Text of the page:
Posts

Anthropology alumna’s gift makes research travel a reality for the department’s graduate students

A UCLA alumna who has spent much of her life galloping around the globe has given $100,000 to establish an endowment in support of graduate student travel in the UCLA College’s Department of Anthropology.

Dorothy Jewell, who graduated in 2006 with a bachelor’s degree in anthropology, said that she hopes the Dorothy H. Jewell Graduate Student Travel Award Endowment will help students experience cultures outside their own.

“The experience of immersing oneself in various cultures is what anthropology is all about,” Jewell said. “We can’t be ethnocentric.”

Specifically, graduate students in biological, linguistic and sociocultural anthropology will be given access to the travel stipends, allowing them to deepen their research beyond campus.

“UCLA is a highly rated institution that through its concentration on research makes our world better equipped to meet the future,” Jewell said. “I’m proud to help students prepare for that future.”

Jewell, who as a non-traditional student enrolled at UCLA when she was 55, had already travelled to around 80 countries before deciding to pursue her undergraduate degree.

After living in parts of Europe and Africa for months on end, including the time she slept under a eucalyptus tree on a Moroccan beach for seven months, two UCLA professors advised her to move beyond her community college courses and pursue a degree in anthropology at the university.

“I had already been living this anthropological experience,” she recalls them telling her. “They recommended I make the anthropology direction more official.”

Jewell always had an adventurous spirit. Following high school, she left her native Canada for what she thought would be a brief tour of Europe then never looked back. She met her late husband – also a UCLA graduate – in Norway when he was working on location for Disney, and they eventually settled in Los Angeles for his work in the film industry and hers in the travel business. Having discovered the riches that come with experiencing other cultures, Jewell continues to explore the world. Her next destination is Tanzania.

“Travel is an important part of my life, partly due to this nomad aspect of my personality that seemed to manifest itself when I left Canada,” Jewell said. “I originally went to Europe and Africa for six months and it turned into five years.  And ever since, I’ve had to have my travel fix.”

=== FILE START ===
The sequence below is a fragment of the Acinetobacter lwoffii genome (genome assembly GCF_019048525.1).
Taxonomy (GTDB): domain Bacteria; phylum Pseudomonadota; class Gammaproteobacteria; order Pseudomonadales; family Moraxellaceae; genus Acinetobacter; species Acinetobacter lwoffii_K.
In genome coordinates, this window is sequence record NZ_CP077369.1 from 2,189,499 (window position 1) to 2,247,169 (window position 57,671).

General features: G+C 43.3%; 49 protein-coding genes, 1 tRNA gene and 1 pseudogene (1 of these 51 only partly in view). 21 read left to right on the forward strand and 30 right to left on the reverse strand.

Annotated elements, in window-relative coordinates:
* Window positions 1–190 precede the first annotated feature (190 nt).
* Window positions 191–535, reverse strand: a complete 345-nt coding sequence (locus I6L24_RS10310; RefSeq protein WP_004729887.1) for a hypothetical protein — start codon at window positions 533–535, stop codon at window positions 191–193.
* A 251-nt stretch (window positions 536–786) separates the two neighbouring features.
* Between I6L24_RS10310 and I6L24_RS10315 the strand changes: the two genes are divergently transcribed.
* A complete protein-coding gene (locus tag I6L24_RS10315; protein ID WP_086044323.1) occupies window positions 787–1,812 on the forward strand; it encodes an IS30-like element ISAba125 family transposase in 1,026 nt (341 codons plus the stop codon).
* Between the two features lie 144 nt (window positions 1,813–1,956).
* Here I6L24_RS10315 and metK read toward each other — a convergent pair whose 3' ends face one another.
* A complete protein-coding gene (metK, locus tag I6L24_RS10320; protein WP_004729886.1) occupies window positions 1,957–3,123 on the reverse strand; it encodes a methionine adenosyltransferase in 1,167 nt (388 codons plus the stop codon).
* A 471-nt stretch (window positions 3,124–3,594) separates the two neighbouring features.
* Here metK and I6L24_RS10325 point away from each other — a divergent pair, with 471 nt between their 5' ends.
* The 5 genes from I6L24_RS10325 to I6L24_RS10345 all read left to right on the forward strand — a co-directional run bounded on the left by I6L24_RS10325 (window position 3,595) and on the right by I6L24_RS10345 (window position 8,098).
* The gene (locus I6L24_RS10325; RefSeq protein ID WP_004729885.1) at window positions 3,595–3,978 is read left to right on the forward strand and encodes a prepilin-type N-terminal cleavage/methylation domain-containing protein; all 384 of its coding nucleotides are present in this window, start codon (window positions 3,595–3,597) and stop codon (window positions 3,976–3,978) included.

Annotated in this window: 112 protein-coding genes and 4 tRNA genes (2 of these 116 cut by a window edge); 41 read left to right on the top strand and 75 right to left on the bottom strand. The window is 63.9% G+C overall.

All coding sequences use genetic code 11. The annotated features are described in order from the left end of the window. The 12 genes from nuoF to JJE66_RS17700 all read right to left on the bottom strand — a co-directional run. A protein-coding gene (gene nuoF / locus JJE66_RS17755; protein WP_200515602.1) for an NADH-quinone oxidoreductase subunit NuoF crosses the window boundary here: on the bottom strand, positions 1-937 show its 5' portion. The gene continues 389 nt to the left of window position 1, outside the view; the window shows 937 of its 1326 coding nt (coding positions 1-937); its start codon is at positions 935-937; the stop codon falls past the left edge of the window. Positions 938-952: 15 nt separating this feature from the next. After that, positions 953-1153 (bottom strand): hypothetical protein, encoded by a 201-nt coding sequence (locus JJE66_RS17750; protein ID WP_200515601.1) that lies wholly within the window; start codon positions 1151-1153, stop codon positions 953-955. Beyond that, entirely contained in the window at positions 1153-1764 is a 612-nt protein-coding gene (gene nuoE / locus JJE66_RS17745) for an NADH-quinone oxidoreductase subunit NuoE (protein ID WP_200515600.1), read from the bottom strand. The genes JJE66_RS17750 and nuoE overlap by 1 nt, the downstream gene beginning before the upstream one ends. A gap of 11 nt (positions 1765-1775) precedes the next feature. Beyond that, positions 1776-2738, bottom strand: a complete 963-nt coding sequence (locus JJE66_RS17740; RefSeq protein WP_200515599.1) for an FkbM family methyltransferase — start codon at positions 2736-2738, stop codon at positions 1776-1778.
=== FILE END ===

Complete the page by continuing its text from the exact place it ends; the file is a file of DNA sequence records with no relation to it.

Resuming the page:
Jewell’s gift will now make those experiences possible to emerging anthropology scholars at UCLA.

“Seeing firsthand how other cultures and societies function is a vital part of being a successful anthropologist,” said Nancy Levine, professor and chair in the Department of Anthropology. “Ms. Jewell’s gift ensures that a new generation of anthropologists will emerge with the experiences needed to develop impactful and meaningful research.”

UCLA faculty voice: California universities launch experiment to go carbon-neutral ‘at scale’

What does it look like when a university decides to walk the walk as well as talk the talk on climate change? The University of California system — which encompasses 10 university campuses and two national scientific research laboratories — is about to find out.

Kelly Lytle Hernandez wins American Historical Association award

Associate professor of history Kelly Lytle Hernandez has won the 2015 Louis Knott Koontz Memorial Award from the Pacific coast branch of the American Historical Association. The award recognizes the most deserving contribution to the Pacific Historical Review, a publication of the University of California Press.

UCLA’s Bird Genoscape Project to aid conservation efforts for North American birds threatened by climate change

UCLA researchers announced today the Bird Genoscape Project, which will create the first maps identifying the population-specific migration paths of several bird species and their sub-groups to determine where conservation is needed most to combat the effects of climate change.

UCLA undergrads help faculty find research funding

For Martin Monti, a cognitive neuroscientist and assistant professor of psychology at UCLA, time is always in short supply, depleted by his teaching load, office hours and his research, for which he regularly sees comatose patients who’ve suffered severe brain trauma.

UCLA student group to be honored for promoting diversity in STEM education

For years, Walter Mancia searched for a chance to discover his talents. As the child of a single mother in rural Honduras, Mancia quit school at 13, in part because his family was unable to afford school materials for him and his three younger siblings. It seemed as though his formal education might be over.